Art Term Tuesday: I Madonnari

Kaitlin Binkley, Marketing Coordinator

With Chalk Walk just around the corner, I decided to delve deeper into the art of street painting and its long history around the world, beginning in Italy with the I Madonnari!

In the 16th century, traveling artists in Italy moved from town to town following festivals. During the festival they would create images on the pathway using chalk, paint, charcoal, or colored stones! Often creating images of The Madonna, thus earning them their moniker, passersby would toss coins onto the images and the performer would then use that generosity to sustain themselves until the next festival. These festivals were often in celebration of a religious holiday, so drawing religious figures was a great way to entice people to drop coins as an offering. They were not comparable to the grand Renaissance painters of the time but more like folk artists using primitive materials and repeating the same iconography.

Italy was not the only place street artists appeared, as they also popped up in Great Britain beginning in the late 1800s. Artists would create advertisements and public announcements on the pavement, reflecting the time and current events of the day. Remember Bert from Mary Poppins? He was a chimney sweep, a jack-of-all-trades, and a street artist, or screever, too! He, Mary Poppins, and the children all jumped into his drawing for “Supercalifragilisticexpialidocious!” In fact, the first official street painting competition was held in London in 1906.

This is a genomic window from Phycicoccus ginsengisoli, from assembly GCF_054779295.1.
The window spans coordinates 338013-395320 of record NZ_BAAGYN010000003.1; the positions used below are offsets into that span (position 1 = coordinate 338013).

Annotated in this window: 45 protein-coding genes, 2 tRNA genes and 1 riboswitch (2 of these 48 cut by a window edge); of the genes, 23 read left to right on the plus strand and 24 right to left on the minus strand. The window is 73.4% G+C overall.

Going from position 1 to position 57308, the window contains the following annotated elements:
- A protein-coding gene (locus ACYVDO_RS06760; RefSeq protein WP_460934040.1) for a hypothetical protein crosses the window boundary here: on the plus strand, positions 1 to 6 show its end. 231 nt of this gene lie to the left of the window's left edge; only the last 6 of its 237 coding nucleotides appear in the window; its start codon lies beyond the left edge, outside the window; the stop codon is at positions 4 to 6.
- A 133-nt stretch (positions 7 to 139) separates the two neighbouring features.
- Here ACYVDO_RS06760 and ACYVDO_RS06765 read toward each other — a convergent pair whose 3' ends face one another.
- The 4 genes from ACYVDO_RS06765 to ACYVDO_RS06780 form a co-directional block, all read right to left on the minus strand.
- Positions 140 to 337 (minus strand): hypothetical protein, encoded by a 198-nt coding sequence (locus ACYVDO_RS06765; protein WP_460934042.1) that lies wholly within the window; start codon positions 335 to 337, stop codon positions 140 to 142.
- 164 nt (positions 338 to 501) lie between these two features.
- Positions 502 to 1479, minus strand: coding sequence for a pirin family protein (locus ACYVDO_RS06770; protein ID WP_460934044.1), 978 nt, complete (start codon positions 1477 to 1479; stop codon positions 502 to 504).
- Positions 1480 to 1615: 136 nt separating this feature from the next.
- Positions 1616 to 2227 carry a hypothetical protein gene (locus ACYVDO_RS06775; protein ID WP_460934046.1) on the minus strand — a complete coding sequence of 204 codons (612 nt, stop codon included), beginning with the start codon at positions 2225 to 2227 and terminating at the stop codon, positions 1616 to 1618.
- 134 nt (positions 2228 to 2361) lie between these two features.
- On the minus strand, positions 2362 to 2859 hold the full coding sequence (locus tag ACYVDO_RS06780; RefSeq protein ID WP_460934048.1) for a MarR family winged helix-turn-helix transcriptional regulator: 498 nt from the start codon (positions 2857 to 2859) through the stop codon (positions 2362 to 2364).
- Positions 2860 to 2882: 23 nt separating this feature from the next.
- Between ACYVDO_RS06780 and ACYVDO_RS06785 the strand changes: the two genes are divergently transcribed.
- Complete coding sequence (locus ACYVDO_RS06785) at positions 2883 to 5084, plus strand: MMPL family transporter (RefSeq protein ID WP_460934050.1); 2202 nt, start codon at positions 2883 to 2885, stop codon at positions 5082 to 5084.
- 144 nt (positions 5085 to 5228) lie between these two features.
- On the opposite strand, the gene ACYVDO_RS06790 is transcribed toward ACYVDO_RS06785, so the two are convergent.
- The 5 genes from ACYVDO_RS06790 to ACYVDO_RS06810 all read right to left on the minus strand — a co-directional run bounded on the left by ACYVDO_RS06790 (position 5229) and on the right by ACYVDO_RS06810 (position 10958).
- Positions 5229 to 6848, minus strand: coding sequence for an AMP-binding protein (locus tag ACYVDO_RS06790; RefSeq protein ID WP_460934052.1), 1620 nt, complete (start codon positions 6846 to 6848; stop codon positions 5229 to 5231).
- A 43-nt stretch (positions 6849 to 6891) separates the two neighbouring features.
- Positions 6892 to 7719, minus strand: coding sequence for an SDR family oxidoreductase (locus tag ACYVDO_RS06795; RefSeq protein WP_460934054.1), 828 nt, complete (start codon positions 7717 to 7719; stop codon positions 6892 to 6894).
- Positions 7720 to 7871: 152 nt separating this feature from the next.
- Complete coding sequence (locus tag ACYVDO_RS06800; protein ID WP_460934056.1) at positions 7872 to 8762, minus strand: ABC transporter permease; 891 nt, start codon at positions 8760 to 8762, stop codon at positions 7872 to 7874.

As with many things, street painting declined during the World Wars, but began to revive in the 1970s. American artists discovered street painting and brought the art form back to the States. “Sidewalk Sam” was the American-born artist Bob Guillemin who, in the 1970s and 80s, began to paint the street and sidewalks of Boston with reproductions of masterworks he saw during his time as a student in France. He would recreate paintings that people may have only seen in art history books on the busy sidewalks people treaded upon every day.

Another transformative street painter is Kurt Wenner, who, in the 1980s, began to combine street painting with optical illusion techniques. His work became known as anamorphic art or 3D pavement art, where the illusion can only be seen from one point. This is a similar technique to trompe l’oeil, or “deceive the eye”, where the artist tries their best to create the optical illusion of objects in 3D on a flat surface.

Since the 1990s, street painting and festivals have gone hand-in-hand, with one of the largest festivals happening in Lake Worth, Florida where over 100,000 people come to see 250 works of art by 400 artists created over a weekend. There now seems to be a street painting festival in every major US city at least once a summer, including here in Fort Wayne! This weekend, street artists will descend upon Main Street to chalk out their creations, with many people having participated year after year. Be sure to check out our interview with Aarti and Cary, two chalkers who have been coming to Chalk Walk for 11 years!

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